Clemson quarterback Deshaun Watson is the third player in FBS history to pass for at least 3,500 yards and rush for at least 1,000 yards in the same season. That combination of passing and running ability presents Alabama with an unusual test in Monday’s College Football Playoff National Championship.
Watson is the only FBS quarterback to post a Total QBR of at least 70 in every game this season. Total QBR captures everything a quarterback contributes (including running), and is particularly effective in evaluating dual-threat quarterbacks such as Watson.
Alabama has not allowed a Total QBR of 40 or more in 11 consecutive games, the longest active streak in the FBS. The Crimson Tide have kept opponents to a Total QBR of 12.1 this season, the best single-season defensive Total QBR in the past 10 seasons.
Watson impressive on ground lately
Watson has rushed for 646 yards since the start of November, the most by an FBS quarterback. He has reached 100 yards rushing five times in his past six games, tied for second among FBS quarterbacks.
On the other side, Alabama hasn’t allowed a quarterback to rush for more than 29 yards this season (Middle Tennessee’s Brent Stockstill). In nine seasons since Nick Saban became Alabama’s coach, exactly zero quarterbacks have rushed for 100 yards against the Crimson Tide.
Clemson appears to be relying on Watson’s running more down the stretch. He has had at least 18 designed runs in each of his past three games after not having more than 15 in his first 11 games of the season.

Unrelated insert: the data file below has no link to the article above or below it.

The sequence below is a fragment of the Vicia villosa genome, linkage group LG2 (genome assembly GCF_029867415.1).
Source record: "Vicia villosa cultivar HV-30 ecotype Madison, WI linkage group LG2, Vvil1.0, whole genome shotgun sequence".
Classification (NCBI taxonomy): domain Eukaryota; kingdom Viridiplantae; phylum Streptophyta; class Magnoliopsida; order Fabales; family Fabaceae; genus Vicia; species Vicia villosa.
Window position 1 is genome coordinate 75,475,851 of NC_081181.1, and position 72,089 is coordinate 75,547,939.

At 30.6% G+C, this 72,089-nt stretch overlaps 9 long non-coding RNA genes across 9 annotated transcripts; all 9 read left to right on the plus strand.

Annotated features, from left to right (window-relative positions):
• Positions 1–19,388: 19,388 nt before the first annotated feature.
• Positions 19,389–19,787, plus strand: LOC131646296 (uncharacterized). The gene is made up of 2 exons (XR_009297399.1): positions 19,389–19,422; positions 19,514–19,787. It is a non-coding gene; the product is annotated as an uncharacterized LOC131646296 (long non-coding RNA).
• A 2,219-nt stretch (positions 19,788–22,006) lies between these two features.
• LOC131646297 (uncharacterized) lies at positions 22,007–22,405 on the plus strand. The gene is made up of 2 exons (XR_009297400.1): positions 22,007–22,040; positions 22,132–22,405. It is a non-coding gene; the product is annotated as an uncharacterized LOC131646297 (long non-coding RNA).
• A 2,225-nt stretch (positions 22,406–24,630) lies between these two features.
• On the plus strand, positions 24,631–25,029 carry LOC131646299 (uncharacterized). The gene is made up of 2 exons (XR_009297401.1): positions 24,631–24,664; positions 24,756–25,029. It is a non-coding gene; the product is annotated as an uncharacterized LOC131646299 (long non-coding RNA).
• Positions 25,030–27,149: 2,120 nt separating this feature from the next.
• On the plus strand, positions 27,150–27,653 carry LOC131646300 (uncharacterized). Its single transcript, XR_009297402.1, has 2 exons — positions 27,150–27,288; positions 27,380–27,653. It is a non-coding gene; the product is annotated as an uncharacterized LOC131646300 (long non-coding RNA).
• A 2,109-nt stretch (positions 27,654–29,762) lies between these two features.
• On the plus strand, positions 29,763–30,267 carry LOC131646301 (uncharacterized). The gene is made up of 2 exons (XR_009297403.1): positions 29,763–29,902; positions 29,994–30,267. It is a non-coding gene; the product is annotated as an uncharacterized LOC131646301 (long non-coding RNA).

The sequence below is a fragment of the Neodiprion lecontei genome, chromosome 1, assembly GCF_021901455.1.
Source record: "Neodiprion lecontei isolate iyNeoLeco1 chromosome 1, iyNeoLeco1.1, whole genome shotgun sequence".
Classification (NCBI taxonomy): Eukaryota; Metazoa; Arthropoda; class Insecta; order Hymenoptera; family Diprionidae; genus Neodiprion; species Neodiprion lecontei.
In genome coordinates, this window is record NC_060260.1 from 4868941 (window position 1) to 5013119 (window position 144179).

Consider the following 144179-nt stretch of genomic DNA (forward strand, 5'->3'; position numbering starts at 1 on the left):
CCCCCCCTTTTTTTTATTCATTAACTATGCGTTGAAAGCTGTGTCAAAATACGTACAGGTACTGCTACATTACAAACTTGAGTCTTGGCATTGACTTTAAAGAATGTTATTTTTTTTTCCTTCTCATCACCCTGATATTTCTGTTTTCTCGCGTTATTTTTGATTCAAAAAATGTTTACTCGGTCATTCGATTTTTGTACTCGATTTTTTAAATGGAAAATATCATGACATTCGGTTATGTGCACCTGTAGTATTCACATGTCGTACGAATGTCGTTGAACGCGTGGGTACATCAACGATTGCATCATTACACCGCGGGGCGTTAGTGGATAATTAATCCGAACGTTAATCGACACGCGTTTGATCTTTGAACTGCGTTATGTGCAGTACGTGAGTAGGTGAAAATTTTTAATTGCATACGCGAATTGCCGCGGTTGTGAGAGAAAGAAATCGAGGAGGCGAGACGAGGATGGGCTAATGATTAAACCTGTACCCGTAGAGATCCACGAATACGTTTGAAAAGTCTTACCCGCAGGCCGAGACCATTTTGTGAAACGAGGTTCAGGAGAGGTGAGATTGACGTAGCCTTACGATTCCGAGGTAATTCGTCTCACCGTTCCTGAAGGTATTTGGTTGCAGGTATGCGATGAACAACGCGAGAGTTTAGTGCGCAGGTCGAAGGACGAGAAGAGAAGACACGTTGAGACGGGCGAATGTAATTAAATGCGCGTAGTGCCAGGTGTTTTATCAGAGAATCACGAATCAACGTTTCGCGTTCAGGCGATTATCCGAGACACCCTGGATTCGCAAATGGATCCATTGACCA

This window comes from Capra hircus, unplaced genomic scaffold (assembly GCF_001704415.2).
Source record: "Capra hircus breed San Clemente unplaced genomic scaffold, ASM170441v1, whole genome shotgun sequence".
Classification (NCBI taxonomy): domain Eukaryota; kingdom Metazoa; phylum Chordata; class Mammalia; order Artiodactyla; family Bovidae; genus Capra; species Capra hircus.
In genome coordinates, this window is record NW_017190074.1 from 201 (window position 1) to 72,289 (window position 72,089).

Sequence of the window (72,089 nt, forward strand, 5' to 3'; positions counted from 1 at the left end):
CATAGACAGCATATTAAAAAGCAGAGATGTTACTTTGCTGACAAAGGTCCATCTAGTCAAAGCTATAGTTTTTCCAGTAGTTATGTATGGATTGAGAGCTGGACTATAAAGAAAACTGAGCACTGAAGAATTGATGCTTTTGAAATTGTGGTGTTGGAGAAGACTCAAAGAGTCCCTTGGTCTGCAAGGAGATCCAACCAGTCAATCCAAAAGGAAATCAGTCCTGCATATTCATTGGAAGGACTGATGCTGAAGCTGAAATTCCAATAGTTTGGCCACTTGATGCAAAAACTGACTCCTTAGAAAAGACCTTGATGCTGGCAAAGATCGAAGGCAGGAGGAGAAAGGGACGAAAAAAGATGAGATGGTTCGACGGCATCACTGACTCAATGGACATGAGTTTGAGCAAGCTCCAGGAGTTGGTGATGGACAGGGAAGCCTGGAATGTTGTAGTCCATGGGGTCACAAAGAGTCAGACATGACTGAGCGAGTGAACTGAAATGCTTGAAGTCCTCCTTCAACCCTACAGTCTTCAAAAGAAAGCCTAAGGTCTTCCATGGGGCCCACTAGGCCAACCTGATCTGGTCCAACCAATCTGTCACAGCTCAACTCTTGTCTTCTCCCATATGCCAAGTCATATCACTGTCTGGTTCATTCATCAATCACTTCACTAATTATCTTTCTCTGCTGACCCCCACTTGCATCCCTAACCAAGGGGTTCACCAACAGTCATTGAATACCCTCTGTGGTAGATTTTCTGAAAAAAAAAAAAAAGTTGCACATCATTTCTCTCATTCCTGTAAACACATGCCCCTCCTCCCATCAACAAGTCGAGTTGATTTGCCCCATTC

Since the start of Week 8, Clemson leads the FBS in rushing yards from its quarterback (115.0 per game). During that time, Watson has 10 rushing touchdowns, four more than Alabama has allowed all season.
Just as Watson’s running has hit a high gear lately, Alabama’s rush defense appears to be peaking.
The Crimson Tide held Michigan State to 29 rushing yards in the Cotton Bowl, a season low for the Spartans. It was the sixth straight opponent the Crimson Tide held to fewer than 100 rush yards, the longest active FBS streak -- by four games.
Can a running quarterback hurt Alabama? The Tide have allowed one 20-yard rush by a quarterback this season.
Long ball, pass protection key factors
Alabama has been susceptible to the deep ball this season, ranking 57th among 65 Power 5 teams in completion percentage allowed on passes thrown 20 yards or more downfield (39.3 percent). Watson has completed 42.6 percent of such passes (Power 5 average for quarterbacks: 36.0 percent) and, perhaps more important, he has 16 touchdowns on such throws this season, most in Power 5.
How the Crimson Tide fares on passes of 20 or more yards seems to have been a litmus test in recent years. In the past four seasons, Alabama is 8-5 when its opponent has a touchdown on a 20-yard throw and 41-1 when the opponent does not.
Alabama’s defense has an FBS-high 50 sacks this season. The Tigers have allowed 1.1 sacks per game, fourth-fewest among Power 5 teams and their lowest in the past 20 seasons.
Clemson quarterbacks have been pressured on 17 percent of their dropbacks this season, the second-lowest percentage among Power 5 teams behind Washington State (15 percent). The Crimson Tide have pressured the opposing quarterback on 33 percent of dropbacks, fifth-most in the Power 5.